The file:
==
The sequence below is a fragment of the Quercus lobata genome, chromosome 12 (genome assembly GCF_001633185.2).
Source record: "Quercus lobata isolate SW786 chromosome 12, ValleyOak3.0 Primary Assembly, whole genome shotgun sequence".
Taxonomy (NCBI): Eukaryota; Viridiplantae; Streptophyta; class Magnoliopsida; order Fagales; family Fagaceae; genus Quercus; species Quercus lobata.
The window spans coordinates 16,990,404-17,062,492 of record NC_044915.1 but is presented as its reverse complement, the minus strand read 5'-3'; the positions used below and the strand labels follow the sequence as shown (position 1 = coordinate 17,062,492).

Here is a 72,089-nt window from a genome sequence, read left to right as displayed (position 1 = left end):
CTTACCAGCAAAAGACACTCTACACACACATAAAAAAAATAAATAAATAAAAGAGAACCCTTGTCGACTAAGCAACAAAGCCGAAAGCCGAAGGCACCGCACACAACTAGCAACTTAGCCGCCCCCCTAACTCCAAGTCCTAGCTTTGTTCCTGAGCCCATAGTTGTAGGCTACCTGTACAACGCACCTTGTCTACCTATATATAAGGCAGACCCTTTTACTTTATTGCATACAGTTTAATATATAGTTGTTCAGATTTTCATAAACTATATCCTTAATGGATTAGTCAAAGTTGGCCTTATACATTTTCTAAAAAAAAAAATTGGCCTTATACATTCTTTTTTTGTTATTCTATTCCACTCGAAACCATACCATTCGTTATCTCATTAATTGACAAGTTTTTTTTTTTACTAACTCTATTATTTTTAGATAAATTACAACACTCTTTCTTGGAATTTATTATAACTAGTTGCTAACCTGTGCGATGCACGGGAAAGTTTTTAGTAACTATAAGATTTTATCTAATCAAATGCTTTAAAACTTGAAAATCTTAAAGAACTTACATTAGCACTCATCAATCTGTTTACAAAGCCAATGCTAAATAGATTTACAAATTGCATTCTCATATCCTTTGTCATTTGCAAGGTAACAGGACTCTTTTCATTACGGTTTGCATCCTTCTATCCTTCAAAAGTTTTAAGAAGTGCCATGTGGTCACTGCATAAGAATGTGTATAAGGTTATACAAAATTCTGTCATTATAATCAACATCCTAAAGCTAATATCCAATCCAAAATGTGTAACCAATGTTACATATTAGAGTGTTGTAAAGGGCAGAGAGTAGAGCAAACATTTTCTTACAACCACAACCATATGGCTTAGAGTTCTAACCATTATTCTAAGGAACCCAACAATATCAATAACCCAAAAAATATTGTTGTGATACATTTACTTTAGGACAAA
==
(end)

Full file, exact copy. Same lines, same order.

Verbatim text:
The sequence below is a fragment of the Quercus lobata genome, chromosome 12 (genome assembly GCF_001633185.2).
Source record: "Quercus lobata isolate SW786 chromosome 12, ValleyOak3.0 Primary Assembly, whole genome shotgun sequence".
Taxonomy (NCBI): Eukaryota; Viridiplantae; Streptophyta; class Magnoliopsida; order Fagales; family Fagaceae; genus Quercus; species Quercus lobata.
The window spans coordinates 16,990,404-17,062,492 of record NC_044915.1 but is presented as its reverse complement, the minus strand read 5'-3'; the positions used below and the strand labels follow the sequence as shown (position 1 = coordinate 17,062,492).

Here is a 72,089-nt window from a genome sequence, read left to right as displayed (position 1 = left end):
CTTACCAGCAAAAGACACTCTACACACACATAAAAAAAATAAATAAATAAAAGAGAACCCTTGTCGACTAAGCAACAAAGCCGAAAGCCGAAGGCACCGCACACAACTAGCAACTTAGCCGCCCCCCTAACTCCAAGTCCTAGCTTTGTTCCTGAGCCCATAGTTGTAGGCTACCTGTACAACGCACCTTGTCTACCTATATATAAGGCAGACCCTTTTACTTTATTGCATACAGTTTAATATATAGTTGTTCAGATTTTCATAAACTATATCCTTAATGGATTAGTCAAAGTTGGCCTTATACATTTTCTAAAAAAAAAAATTGGCCTTATACATTCTTTTTTTGTTATTCTATTCCACTCGAAACCATACCATTCGTTATCTCATTAATTGACAAGTTTTTTTTTTTACTAACTCTATTATTTTTAGATAAATTACAACACTCTTTCTTGGAATTTATTATAACTAGTTGCTAACCTGTGCGATGCACGGGAAAGTTTTTAGTAACTATAAGATTTTATCTAATCAAATGCTTTAAAACTTGAAAATCTTAAAGAACTTACATTAGCACTCATCAATCTGTTTACAAAGCCAATGCTAAATAGATTTACAAATTGCATTCTCATATCCTTTGTCATTTGCAAGGTAACAGGACTCTTTTCATTACGGTTTGCATCCTTCTATCCTTCAAAAGTTTTAAGAAGTGCCATGTGGTCACTGCATAAGAATGTGTATAAGGTTATACAAAATTCTGTCATTATAATCAACATCCTAAAGCTAATATCCAATCCAAAATGTGTAACCAATGTTACATATTAGAGTGTTGTAAAGGGCAGAGAGTAGAGCAAACATTTTCTTACAACCACAACCATATGGCTTAGAGTTCTAACCATTATTCTAAGGAACCCAACAATATCAATAACCCAAAAAATATTGTTGTGATACATTTACTTTAGGACAAA